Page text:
REVIEW: Nigel Kneale’s The Road

Nigel Kneale is the quiet, grumpy titan that strides across the background of contemporary British genre fiction. The creator of Quatermass, Kneale’s work is angry, literate and passionately invested in the human condition while remaining totally aware of the damage we do ourselves. If you’ve never read, or heard, him before then you’ve read or heard things inspired by him.

The Road is one of his best pieces and also one of the hardest to find. Erased because the tape it was recorded on was expensive and needed to be re-used (Doctor Who fans of a certain age have just set their jaw and nodded sympathetically) it begins as a story about a haunting in 1768. It ends somewhere very different.  Toby Hadoke is staking an increasingly convincing claim to be the Indiana Jones of British genre fiction. As well as his sterling work on Doctor Who, he’s adapted Kneale’s work for radio and the play went live a couple of days ago. It can be found here.

This is phenomenally good. Charlotte Riches’ direction lets the avuncular script, and cast, breathe and pulls some major audio trickery towards the end to vastly successful effect. The cast all turn in top notch work too, managing to do that near impossible thing of suggesting these people have longer stories of their own that the play briefly intersects with.

Mark Gatiss’ Gideon Cobb plays, at first, like a cheerfully boozy detective. Mycroft Holmes at large with a fondness for coffee and a total lack of tolerance for fools because they get in the way of the future he’s desperate to reach. Adrian Scarborough plays Sir Timothy Hassall as a driven, mildly desperate man who wants to understand the world to death even as Cobb wants to ride past it on the way to the future. Lady Lavinia Hassall, played by Hattie Morahan, cleverly balances years of tolerance of her husband with something between curiosity and genuine interest in Cobb. She has, for all her husband’s partially dismembered scientific instruments, a small life. Cobb gives her the chance to see beyond that. Even small roles like Colin McFarlane’s Jethro, Susan Wokoma’s Tetsy, Francis Magee’s Lukey and Ralph Ineson’s Big Jeff register. We meet them all in the middle, meet them all on the road already and that means we understand them straight away.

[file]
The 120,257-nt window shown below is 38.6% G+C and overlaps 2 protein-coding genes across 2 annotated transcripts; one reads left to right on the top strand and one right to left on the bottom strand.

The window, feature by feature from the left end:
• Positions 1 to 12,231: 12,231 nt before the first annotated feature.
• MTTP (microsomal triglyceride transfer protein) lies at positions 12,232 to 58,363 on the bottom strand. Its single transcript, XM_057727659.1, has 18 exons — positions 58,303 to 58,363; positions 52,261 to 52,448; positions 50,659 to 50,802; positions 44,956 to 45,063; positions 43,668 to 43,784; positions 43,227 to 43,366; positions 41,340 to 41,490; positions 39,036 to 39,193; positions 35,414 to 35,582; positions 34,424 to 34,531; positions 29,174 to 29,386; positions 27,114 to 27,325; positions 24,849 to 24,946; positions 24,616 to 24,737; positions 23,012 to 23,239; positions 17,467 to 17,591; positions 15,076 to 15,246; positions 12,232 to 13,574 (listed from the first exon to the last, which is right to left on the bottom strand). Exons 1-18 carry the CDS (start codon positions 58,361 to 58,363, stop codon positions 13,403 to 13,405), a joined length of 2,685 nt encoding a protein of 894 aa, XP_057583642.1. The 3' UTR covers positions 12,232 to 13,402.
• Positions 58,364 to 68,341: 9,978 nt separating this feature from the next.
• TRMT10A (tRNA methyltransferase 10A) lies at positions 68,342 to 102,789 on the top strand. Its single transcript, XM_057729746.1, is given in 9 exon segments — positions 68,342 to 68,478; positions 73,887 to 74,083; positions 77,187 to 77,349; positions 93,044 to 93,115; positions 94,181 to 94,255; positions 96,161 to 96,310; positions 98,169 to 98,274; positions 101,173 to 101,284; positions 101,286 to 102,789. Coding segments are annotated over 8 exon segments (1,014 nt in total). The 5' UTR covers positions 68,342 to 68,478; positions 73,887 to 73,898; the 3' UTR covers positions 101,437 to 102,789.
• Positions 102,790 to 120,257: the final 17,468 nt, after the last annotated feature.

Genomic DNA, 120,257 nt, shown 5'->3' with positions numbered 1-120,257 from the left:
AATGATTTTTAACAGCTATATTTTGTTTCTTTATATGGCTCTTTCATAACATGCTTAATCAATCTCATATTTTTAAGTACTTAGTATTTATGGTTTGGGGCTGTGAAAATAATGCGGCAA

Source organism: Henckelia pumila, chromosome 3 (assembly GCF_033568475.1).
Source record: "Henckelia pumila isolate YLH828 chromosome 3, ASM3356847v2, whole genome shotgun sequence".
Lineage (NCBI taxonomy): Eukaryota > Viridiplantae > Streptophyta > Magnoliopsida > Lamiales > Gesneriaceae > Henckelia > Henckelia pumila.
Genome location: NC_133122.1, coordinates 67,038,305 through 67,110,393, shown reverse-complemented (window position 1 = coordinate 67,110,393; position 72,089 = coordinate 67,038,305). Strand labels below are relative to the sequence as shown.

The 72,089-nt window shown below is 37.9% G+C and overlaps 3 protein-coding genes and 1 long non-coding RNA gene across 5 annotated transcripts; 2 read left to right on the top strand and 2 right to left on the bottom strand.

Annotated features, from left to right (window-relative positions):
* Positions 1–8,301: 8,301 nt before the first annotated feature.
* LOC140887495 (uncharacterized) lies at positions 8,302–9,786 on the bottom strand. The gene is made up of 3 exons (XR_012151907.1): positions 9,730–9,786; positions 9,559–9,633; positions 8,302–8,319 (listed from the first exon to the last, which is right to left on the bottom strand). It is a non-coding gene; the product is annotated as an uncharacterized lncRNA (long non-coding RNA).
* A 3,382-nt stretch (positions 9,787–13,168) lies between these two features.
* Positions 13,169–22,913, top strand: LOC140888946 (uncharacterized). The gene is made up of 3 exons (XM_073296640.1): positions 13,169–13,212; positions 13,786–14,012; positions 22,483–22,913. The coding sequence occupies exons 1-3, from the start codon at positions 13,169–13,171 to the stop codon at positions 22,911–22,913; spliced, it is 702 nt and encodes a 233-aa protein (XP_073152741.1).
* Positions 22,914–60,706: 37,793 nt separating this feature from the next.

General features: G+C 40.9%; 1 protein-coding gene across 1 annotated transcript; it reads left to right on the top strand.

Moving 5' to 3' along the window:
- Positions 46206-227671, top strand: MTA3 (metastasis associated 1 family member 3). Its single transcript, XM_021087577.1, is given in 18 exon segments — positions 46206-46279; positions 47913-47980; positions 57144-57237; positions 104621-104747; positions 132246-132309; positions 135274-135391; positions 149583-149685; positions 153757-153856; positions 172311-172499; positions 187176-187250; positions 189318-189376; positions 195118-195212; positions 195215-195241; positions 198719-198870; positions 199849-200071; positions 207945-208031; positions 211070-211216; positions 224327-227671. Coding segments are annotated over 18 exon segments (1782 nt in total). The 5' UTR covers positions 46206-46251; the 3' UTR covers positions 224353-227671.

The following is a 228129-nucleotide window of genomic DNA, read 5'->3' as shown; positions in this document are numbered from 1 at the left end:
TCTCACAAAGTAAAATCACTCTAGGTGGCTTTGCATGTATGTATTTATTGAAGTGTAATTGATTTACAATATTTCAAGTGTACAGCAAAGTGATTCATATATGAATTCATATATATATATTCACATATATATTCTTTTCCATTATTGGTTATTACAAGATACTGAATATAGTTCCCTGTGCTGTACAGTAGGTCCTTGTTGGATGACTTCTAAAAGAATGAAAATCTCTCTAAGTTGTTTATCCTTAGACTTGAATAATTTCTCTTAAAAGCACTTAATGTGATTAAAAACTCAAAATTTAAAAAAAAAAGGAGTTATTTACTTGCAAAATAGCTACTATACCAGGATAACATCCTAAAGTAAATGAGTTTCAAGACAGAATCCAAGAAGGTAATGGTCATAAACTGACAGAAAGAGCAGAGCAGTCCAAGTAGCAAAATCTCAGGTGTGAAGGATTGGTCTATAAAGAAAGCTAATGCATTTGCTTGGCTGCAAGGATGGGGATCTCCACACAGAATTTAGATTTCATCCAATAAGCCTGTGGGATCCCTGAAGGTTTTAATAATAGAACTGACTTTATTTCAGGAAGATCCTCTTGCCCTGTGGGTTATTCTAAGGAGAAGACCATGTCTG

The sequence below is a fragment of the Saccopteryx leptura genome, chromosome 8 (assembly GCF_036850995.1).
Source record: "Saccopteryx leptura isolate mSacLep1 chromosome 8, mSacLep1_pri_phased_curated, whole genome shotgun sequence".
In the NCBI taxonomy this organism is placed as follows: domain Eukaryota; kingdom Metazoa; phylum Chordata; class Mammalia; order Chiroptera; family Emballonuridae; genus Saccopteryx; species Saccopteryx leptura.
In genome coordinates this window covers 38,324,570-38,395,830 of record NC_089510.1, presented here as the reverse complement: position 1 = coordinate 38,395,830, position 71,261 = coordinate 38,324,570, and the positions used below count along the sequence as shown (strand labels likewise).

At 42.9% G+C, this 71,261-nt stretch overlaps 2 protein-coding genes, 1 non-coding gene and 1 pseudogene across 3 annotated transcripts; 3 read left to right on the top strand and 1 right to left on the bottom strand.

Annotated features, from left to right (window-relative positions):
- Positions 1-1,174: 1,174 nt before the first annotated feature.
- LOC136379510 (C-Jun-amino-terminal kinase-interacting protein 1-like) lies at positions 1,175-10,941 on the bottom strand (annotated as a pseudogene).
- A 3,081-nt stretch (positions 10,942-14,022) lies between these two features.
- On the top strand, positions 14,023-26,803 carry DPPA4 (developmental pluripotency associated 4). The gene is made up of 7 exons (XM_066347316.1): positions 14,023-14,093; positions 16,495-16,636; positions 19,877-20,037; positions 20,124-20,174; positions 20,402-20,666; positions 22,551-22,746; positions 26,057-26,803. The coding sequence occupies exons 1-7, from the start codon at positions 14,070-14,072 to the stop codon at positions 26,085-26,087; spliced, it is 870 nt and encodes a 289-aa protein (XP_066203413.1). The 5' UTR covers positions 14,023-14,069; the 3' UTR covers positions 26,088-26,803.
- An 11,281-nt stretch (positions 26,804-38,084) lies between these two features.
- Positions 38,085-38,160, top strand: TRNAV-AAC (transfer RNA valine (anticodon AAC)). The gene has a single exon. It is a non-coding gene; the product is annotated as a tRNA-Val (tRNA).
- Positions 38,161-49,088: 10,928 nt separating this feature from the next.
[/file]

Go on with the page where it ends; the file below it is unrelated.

But we don’t know them, and that’s the genius of Hadoke’s script. As the play progresses, our expectations and the characters’ reality are turned on their heads at about the same speed. Cobb, the performative intellectual, is revealed to be as frightened as anyone else. Sir Timothy’s country mouse becomes far more driven than any of the others, and uncaring of the lines he’s crossing as he pushes on. Lady Lavinia sees her world for what it is not what she’s convinced herself she can live with. Jethro, used as a status symbol by Cobb at the opening, is shown to be far more aware than anyone else of the liminal spaces they occupy. In the middle of the woods and in the face of unknowable peril, Jethro, a black man, is equal to the people who think they own him and he’s the first one to articulate that. Even Tetsy, Lukey and Big Jeff don’t finish where they started. One is revealed to be something more than human and the other two are faced with the same inescapable knowledge as Sir Timothy, Lady Lavina, Jethro and Cobb; that the road goes on, but not forever. And that the only escape they have is from what they see, never the knowledge of it.

This is one of the strongest pieces of audio drama I’ve heard all year and everyone involved is to be commended. The Road is a difficult play to process but an impossible one to turn away from and this is a definitive version for a century rather more in need of it than any of us may like.

 

The Road is on iPlayer now.

 

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